Necessary Illusions Copyright © 1989 by Noam Chomsky
Appendix IV Segment 20/23
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The Council on Hemispheric Affairs reported that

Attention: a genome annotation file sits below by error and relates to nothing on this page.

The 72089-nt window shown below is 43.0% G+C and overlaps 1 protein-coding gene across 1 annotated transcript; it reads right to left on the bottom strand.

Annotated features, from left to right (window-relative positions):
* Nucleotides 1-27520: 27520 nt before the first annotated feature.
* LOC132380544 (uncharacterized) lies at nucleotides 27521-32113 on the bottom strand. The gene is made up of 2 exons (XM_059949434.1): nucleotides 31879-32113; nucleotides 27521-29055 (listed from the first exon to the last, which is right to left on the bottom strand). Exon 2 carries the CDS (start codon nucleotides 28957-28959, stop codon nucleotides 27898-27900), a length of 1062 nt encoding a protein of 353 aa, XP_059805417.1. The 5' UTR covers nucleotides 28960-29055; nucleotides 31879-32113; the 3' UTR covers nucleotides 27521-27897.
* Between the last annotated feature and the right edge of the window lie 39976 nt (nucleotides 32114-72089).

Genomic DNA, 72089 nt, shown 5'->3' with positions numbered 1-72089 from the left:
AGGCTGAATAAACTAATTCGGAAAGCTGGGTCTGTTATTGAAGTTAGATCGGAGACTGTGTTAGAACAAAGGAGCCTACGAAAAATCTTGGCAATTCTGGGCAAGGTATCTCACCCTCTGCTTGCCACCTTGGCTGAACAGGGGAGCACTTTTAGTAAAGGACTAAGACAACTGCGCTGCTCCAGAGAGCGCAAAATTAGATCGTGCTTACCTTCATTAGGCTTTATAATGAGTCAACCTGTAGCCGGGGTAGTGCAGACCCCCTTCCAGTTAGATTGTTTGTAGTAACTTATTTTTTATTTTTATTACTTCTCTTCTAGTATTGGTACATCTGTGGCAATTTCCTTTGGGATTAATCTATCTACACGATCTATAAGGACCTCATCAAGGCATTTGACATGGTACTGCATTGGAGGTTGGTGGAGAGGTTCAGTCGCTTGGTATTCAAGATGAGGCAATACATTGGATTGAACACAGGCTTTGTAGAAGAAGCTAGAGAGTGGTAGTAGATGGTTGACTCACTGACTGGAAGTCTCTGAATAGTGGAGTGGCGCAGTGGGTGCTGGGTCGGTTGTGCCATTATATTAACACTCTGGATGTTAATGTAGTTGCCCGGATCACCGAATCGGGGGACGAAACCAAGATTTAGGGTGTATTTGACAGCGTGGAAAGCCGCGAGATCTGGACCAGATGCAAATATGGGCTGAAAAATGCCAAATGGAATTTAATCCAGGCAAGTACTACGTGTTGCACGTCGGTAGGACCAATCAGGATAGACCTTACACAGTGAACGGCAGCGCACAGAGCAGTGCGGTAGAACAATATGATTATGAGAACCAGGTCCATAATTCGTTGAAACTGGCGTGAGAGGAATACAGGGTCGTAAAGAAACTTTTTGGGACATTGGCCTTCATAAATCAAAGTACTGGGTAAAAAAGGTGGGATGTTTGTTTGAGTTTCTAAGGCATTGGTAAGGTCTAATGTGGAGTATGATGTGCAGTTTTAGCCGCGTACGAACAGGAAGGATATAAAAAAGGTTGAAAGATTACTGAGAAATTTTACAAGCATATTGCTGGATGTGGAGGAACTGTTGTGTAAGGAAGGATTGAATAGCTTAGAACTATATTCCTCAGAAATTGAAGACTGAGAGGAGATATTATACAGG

the breakdown of the Nicaraguan talks also implemented the game plan urged several weeks ago by Assistant Secretary of State Elliott Abrams: that the administration was urging the contras not to sign a peace agreement with the Sandinistas, but go along with a prolongation of a de facto truce, hoping that some adventitious Sandinista military action, like shooting down a contra supply plane or opening fire on a contra unit, would enable the White House to seek a resumption of lethal military aid from Congress. According to Abrams this was the very least that he was hoping for. When asked what was the most that the United States would do if given such a pretext, he responded, "We'll flatten Managua."Further elements of the "game plan" were for U.S. intelligence agencies to step up their activities within Nicaragua, "hoping to use internal opposition forces to discredit the Sandinistas and sow discontent," and to lay the basis for further military action; what is commonly and accurately referred to, outside the media, as "the Chilean method," referring to the means employed to replace Chilean democracy by a military dictatorship. As one example, COHA cited the arrest and brief detention of fifteen opposition leaders for demonstrating outside the National Assembly building after they had rejected a request that they obtain a permit. "It is widely believed in Washington," COHA continues, "that the opposition was acting at the behest of their CIA liaison to stage the unauthorized demonstration" and court arrest as proof of Sandinista bad faith.131